NORTH LITTLE ROCK, ARK. Jack McClinton is now a star in the state of Arkansas - and not because his last name sounds sort of familiar around these parts.
Instead, McClinton dazzled the locals with his quick drives to the basket and long 3-pointers, scoring a career-high 38 points in seventh-seeded Miami's 78-64 win over 10th-seeded Saint Mary's on Friday.
And here's a scary thought: McClinton might not have been at full strength.
"I had a fever a couple of days before the game," he said. "Our trainers got us on the meds and I felt pretty good for the game today."
Sure looked like it. Miami trailed 32-27 at halftime. In the second half, the score was McClinton 32, Saint Mary's 32.
"Second half I was just trying to be more aggressive, drive the ball," McClinton said. "Once I made a couple of shots, the defense was kind of on their heels."
Playing just across the Arkansas River from Bill Clinton's presidential library, McClinton scored 10 straight points for Miami early in the second half, part of a 25-5 run that gave the Hurricanes a 52-38 lead. Miami (23-10) missed all six of its 3-point attempts in the first half, but McClinton alone made three in the second.
When Saint Mary's (25-7) pulled within eight at 64-56, McClinton calmly sank an open 3 from the left corner.
Hurricanes coach Frank Haith now faces a second-round matchup with second-seeded Texas in the South Regional on Sunday. Haith was an assistant for the Longhorns under Rick Barnes before taking over at Miami. Texas beat 15th-seeded Austin Peay 74-54 in the game immediately following Miami's.
"I always pull for Texas," Haith said. "It's my best friend and I love the guy. I really don't want to play against him."
Miami, which was predicted to be the Atlantic Coast Conference's worst team this season, now has won 8 of 11, part of a remarkable turnaround after a 12-20 record a season ago. Another performance like this from McClinton, and maybe Hurricanes fans can take an extended break from chatting about spring football.
Early on, Miami couldn't do anything right. The Hurricanes fell behind 9-2 and turned the ball over six times before the second official timeout. One errant pass sailed right into the arms of Saint Mary's coach Randy Bennett.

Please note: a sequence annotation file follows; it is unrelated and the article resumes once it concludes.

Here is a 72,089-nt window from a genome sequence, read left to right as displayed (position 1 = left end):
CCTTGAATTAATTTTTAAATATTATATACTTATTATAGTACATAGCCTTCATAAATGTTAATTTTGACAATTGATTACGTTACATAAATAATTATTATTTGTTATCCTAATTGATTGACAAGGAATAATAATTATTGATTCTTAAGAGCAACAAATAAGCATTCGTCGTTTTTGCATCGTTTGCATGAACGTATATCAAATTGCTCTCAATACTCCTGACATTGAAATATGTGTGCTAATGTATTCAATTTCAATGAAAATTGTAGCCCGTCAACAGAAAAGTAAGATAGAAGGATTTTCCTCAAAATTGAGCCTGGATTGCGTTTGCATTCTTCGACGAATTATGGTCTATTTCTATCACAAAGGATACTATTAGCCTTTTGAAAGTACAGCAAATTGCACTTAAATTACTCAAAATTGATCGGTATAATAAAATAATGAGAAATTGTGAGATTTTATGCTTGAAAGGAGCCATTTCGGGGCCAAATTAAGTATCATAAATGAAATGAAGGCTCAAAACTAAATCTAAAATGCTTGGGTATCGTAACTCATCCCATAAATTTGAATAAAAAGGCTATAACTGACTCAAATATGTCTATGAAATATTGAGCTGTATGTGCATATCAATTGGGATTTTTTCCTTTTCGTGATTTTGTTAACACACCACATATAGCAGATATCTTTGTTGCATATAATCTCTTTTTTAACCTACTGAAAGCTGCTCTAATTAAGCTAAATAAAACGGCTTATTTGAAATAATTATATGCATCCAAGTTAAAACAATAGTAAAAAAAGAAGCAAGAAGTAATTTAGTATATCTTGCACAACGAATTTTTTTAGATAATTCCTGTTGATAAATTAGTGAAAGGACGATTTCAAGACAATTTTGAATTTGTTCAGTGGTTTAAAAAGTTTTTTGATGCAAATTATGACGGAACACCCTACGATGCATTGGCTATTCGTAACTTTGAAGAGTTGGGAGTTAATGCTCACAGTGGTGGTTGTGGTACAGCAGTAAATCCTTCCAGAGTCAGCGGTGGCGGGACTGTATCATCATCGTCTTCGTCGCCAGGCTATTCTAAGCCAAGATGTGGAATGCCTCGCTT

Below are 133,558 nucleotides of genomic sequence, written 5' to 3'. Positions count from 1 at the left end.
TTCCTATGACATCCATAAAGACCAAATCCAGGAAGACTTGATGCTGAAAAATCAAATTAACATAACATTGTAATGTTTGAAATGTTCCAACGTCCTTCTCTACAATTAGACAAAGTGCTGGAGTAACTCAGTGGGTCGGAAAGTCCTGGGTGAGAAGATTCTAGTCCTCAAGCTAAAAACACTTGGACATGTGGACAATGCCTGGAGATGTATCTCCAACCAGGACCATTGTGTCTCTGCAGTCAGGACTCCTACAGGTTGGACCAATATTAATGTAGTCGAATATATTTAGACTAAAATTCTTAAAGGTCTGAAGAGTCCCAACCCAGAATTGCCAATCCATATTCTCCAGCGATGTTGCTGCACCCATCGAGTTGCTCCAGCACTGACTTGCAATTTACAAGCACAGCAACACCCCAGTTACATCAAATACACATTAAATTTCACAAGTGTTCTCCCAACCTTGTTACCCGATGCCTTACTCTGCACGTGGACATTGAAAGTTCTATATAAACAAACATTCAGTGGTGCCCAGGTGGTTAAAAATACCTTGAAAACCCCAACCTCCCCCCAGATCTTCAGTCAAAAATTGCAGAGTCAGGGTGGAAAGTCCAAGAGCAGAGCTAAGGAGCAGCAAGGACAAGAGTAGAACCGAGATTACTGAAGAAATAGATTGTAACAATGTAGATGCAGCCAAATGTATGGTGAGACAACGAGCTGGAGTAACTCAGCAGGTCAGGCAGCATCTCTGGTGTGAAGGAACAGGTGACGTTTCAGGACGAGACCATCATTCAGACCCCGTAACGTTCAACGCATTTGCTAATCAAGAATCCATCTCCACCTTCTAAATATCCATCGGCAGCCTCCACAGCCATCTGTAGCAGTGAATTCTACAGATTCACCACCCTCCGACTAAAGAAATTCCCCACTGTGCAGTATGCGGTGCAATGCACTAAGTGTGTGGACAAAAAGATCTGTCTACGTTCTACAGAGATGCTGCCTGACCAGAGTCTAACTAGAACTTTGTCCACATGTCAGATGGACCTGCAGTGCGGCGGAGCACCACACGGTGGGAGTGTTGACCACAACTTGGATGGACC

Miami was 1-of-9 from the field before James Dews scored an easy basket off an inbound pass.
The Gaels had their own problems with turnovers, but they pushed their lead back to seven near the end of the half and appeared comfortable after a long trip from California.
They shouldn't have been. McClinton had scored Miami's last four points of the half and was beginning to assert himself.
"All we talked about at halftime was McClinton," Bennett said. "He's got a will to win, a will to take over the game."
Saint Mary's joined West Coast Conference tournament winner San Diego and regular-season champion Gonzaga in the tournament, the first time the conference has placed three teams in the NCAAs.
Saint Mary's has won only one NCAA tournament game. In 1959, the team had a first-round bye in a field of 23 teams. After beating Idaho State, the Gaels were a win from the Final Four, but they lost to eventual national champion California.
Patty Mills, a freshman from Australia, snapped out of a shooting slump from 3-point range against Miami. He made three shots from long distance in the first half and six for the game, earning cheers of "Aussie, Aussie, Aussie, Oi, Oi, Oi" from the Saint Mary's supporters.
Mills, one of four players on the Saint Mary's roster from Australia, scored 24 points. He and McClinton were the only players in double digits.
"I had a lot of opportunities during the game I could have made the most of," Mills said. "But that's the NCAA tournament experience. They came at us with everything."